Has a civilization as a whole ever become fully cognizant of the Multiverse model? Perhaps Phyrexia, and the parts of Dominaria it has invaded, understand this—they used planar merging as a weapon of war. Perhaps some other artificial planes understood that they were only one reality in an infinite Multiverse. Is this truly a separate stage of magical development from Stage 3? It feels like it. How do the roles of planeswalkers differ here?
Stage 5: The deepmost insights
I'm not sure there is truly another stage beyond Stage 4 that a civilization as a whole can attain, but I don't think that's the end of the line for individuals. Perhaps this is an entire other hierarchy open only to planeswalkers, a category of understanding that goes beyond the planar model, that grasps even more esoteric truths about reality.
I'd love to tell stories at the transitions between these stages. The dawn of a new epoch. Even a regression from a higher stage to a lower one. Is a civilization actually better off as it goes "up" the scale? What happens to the individual as its civilization gains deeper understanding of magic? What are the consequences for global magical enlightenment? What would it be like if everyone could planeswalk?
This is why I don't sleep at night.
Much has happened in the web comics. Much! It's been necessary to skip some of the exposition, some of the transitional material, to keep the story moving forward and to keep the comics focused on the action. But I wanted to take a second to summarize what's going on with all the characters. All these plot threads are going on more-or-less simultaneously—consider all these bullets as starting with "Meanwhile ..."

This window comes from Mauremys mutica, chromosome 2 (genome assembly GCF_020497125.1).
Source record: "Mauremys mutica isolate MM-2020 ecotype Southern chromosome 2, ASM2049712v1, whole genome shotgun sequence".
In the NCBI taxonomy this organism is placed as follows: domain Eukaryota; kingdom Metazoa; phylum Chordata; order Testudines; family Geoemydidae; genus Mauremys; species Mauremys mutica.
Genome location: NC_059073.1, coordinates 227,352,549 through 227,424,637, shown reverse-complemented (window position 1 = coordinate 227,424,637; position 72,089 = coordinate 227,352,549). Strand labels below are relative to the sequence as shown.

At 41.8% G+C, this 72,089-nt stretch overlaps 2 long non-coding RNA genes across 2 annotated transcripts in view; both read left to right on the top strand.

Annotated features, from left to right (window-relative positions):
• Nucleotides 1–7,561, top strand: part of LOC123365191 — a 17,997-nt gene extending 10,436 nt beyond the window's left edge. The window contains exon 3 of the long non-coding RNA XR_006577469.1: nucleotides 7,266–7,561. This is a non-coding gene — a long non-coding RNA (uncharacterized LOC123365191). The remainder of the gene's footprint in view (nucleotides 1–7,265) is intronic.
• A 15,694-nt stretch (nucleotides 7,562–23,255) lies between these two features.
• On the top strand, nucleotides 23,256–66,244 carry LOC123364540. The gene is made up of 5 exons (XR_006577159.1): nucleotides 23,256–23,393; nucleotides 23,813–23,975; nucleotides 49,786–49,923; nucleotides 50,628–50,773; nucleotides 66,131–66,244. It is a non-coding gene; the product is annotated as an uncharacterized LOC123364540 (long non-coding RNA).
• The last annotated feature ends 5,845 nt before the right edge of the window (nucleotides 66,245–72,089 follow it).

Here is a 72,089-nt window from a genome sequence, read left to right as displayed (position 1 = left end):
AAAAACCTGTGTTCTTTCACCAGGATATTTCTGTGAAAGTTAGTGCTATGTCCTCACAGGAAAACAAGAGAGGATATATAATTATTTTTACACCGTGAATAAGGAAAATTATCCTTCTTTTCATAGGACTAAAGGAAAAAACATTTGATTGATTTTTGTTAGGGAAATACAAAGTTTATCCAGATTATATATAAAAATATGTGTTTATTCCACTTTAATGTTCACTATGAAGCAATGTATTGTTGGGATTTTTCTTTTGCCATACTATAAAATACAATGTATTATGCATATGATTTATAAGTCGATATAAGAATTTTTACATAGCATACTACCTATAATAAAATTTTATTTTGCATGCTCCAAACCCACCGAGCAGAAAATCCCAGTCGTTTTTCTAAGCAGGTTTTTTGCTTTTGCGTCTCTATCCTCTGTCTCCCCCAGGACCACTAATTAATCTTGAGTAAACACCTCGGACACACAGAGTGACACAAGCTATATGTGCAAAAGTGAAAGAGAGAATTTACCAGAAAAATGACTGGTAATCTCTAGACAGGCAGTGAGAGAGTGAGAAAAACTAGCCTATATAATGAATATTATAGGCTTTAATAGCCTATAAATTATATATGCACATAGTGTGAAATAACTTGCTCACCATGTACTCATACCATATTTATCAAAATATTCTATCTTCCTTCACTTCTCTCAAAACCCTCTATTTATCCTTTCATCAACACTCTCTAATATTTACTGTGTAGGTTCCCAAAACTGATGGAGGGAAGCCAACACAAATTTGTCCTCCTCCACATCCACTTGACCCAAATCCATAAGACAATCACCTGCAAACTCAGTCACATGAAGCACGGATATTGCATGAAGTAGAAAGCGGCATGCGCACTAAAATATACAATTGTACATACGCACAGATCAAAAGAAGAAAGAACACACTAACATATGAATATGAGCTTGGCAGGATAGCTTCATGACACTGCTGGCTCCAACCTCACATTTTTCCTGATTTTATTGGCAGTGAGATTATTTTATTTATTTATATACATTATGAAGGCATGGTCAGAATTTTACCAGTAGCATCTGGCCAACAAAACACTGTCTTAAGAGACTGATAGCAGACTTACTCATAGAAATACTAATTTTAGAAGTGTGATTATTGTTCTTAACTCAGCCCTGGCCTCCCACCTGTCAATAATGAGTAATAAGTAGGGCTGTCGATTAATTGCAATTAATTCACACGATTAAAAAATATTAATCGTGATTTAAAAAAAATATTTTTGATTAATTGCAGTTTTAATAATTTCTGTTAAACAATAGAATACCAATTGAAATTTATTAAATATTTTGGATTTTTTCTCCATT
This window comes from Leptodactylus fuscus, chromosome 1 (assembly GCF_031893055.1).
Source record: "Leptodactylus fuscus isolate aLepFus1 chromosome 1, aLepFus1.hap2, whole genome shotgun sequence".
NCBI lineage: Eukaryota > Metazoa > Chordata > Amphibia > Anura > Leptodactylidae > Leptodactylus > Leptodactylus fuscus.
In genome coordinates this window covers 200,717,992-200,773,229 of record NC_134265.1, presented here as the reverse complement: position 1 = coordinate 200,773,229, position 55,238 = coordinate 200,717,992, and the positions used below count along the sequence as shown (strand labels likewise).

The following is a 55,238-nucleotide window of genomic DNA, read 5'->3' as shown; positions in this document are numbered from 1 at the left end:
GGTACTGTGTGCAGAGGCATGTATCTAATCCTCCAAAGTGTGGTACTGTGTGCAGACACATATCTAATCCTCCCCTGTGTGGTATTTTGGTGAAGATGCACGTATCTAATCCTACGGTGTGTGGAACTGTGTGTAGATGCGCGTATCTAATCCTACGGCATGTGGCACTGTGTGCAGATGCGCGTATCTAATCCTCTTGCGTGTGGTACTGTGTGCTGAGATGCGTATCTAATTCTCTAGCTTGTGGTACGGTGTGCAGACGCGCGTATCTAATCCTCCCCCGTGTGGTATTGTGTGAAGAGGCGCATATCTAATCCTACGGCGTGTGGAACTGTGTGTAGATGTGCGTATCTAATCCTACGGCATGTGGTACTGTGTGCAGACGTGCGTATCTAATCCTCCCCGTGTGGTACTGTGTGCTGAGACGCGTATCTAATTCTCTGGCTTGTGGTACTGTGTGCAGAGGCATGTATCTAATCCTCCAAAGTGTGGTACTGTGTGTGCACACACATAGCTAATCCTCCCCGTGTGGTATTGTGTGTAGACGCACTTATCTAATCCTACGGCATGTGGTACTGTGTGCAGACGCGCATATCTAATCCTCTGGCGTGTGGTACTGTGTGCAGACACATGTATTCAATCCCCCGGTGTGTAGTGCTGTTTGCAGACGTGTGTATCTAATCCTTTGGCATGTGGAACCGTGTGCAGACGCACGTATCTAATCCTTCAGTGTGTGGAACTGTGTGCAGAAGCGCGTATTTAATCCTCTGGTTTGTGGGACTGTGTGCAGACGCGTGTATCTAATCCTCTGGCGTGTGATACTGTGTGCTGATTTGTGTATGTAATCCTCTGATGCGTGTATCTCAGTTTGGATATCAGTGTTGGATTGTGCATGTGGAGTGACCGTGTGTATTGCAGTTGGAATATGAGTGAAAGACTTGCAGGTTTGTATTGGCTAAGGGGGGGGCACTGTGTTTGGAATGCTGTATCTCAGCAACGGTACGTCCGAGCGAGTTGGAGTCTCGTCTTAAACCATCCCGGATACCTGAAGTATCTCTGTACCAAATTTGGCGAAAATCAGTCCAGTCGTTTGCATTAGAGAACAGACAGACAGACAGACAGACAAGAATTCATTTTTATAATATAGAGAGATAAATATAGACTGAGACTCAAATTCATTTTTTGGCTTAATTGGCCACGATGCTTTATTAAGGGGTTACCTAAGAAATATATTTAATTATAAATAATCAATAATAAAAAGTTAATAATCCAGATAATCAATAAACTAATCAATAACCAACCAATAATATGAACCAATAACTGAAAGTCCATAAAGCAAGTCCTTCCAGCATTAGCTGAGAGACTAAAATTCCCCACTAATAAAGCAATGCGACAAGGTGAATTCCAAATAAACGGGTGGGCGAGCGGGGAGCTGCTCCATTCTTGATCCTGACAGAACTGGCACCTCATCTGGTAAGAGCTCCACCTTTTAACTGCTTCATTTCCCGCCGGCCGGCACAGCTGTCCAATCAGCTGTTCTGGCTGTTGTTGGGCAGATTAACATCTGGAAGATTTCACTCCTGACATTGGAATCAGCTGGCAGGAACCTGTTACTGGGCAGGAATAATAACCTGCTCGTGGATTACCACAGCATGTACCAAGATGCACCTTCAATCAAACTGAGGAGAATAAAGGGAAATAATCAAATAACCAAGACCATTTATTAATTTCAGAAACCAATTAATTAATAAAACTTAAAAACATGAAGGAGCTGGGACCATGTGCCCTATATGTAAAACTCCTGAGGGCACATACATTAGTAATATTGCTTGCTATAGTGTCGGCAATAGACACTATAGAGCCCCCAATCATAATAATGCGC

- Jace Beleren has begun to use some of the remaining resources of the former Ravnica cell of the Infinite Consortium. He's puzzling over the mysteries of a scroll that was originally "borrowed" from Kephalai by Chandra Nalaar.
- Garruk Wildspeaker has been stricken by some sort of corrupting curse since his fight with Liliana Vess, and is hunting her down across the Multiverse. Does he seek revenge, or for a cure? Does he even know?
- Liliana Vess, gripped by the dark, cruel power of the chain veil, feels driven to inflict the death-dealing artifact on hapless victims. Recently Liliana has realized that she could use the veil's power for a deeper cause—defeating the demons to whom she owes her soul.
- Sarkhan Vol has seen better days since he devoted himself to serving Nicol Bolas, Planeswalker; he desired to find a mighty, ferocious dragon worthy of his reverence, and bound himself to the impressive Bolas. But service to Bolas has not been what he expected, and the gap between his hopes and the grim realities of being an agent of Bolas has begun to unravel Sarkhan's mind.